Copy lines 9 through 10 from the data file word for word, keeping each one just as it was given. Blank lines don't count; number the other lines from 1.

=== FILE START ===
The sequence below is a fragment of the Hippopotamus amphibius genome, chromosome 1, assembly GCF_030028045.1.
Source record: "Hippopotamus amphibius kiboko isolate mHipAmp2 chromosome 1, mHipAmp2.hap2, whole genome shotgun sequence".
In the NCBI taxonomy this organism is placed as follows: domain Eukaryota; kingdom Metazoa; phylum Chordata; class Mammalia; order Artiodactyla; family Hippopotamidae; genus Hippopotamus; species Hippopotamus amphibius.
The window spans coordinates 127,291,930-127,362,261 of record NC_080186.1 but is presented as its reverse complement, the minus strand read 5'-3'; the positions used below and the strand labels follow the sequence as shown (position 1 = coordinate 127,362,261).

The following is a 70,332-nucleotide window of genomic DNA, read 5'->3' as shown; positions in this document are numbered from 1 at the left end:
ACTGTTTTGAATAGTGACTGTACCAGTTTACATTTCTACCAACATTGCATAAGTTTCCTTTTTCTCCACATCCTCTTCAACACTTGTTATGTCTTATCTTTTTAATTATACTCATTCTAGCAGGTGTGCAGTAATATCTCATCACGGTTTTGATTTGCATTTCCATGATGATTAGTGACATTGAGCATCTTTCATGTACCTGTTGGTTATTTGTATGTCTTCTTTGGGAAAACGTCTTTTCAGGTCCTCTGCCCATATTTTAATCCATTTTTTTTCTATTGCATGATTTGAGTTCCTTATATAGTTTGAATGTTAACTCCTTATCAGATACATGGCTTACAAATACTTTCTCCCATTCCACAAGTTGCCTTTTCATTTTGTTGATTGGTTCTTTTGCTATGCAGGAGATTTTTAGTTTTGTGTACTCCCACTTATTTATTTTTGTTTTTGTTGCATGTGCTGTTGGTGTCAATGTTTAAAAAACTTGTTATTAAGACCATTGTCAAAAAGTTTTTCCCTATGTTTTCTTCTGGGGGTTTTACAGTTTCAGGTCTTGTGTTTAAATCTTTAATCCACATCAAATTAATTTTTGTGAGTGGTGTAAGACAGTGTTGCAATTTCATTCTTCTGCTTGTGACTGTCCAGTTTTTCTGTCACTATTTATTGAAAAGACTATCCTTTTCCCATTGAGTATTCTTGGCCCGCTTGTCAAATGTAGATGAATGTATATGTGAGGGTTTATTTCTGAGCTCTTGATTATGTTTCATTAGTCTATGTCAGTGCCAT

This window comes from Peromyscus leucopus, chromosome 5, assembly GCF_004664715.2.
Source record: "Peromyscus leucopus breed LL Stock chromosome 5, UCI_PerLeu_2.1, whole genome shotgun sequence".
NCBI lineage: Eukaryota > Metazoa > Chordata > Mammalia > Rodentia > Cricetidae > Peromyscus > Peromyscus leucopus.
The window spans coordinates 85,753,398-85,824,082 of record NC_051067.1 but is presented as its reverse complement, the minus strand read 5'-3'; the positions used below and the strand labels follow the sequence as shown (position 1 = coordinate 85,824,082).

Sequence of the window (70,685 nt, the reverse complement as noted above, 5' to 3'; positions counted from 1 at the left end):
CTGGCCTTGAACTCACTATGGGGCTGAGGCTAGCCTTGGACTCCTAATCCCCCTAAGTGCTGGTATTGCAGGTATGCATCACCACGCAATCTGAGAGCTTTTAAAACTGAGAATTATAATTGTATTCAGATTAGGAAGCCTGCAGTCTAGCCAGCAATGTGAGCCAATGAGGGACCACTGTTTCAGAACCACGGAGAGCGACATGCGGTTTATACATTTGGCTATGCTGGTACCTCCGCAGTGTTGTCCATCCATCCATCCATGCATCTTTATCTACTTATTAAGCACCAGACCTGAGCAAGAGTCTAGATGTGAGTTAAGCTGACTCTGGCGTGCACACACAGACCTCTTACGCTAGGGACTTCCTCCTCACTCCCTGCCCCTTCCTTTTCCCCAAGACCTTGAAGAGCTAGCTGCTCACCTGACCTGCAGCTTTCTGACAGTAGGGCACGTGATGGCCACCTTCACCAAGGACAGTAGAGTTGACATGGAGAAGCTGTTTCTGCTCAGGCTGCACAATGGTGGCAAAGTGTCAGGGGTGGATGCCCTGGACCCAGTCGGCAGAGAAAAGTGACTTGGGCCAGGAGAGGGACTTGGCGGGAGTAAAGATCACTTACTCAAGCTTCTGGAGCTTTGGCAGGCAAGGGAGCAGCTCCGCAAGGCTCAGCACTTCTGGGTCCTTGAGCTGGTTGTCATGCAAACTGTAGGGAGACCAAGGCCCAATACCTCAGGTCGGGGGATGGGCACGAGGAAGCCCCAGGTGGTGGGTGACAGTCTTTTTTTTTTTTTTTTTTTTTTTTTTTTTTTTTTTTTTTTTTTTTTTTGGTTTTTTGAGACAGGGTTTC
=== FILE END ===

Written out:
NCBI lineage: Eukaryota > Metazoa > Chordata > Mammalia > Rodentia > Cricetidae > Peromyscus > Peromyscus leucopus.
The window spans coordinates 85,753,398-85,824,082 of record NC_051067.1 but is presented as its reverse complement, the minus strand read 5'-3'; the positions used below and the strand labels follow the sequence as shown (position 1 = coordinate 85,824,082).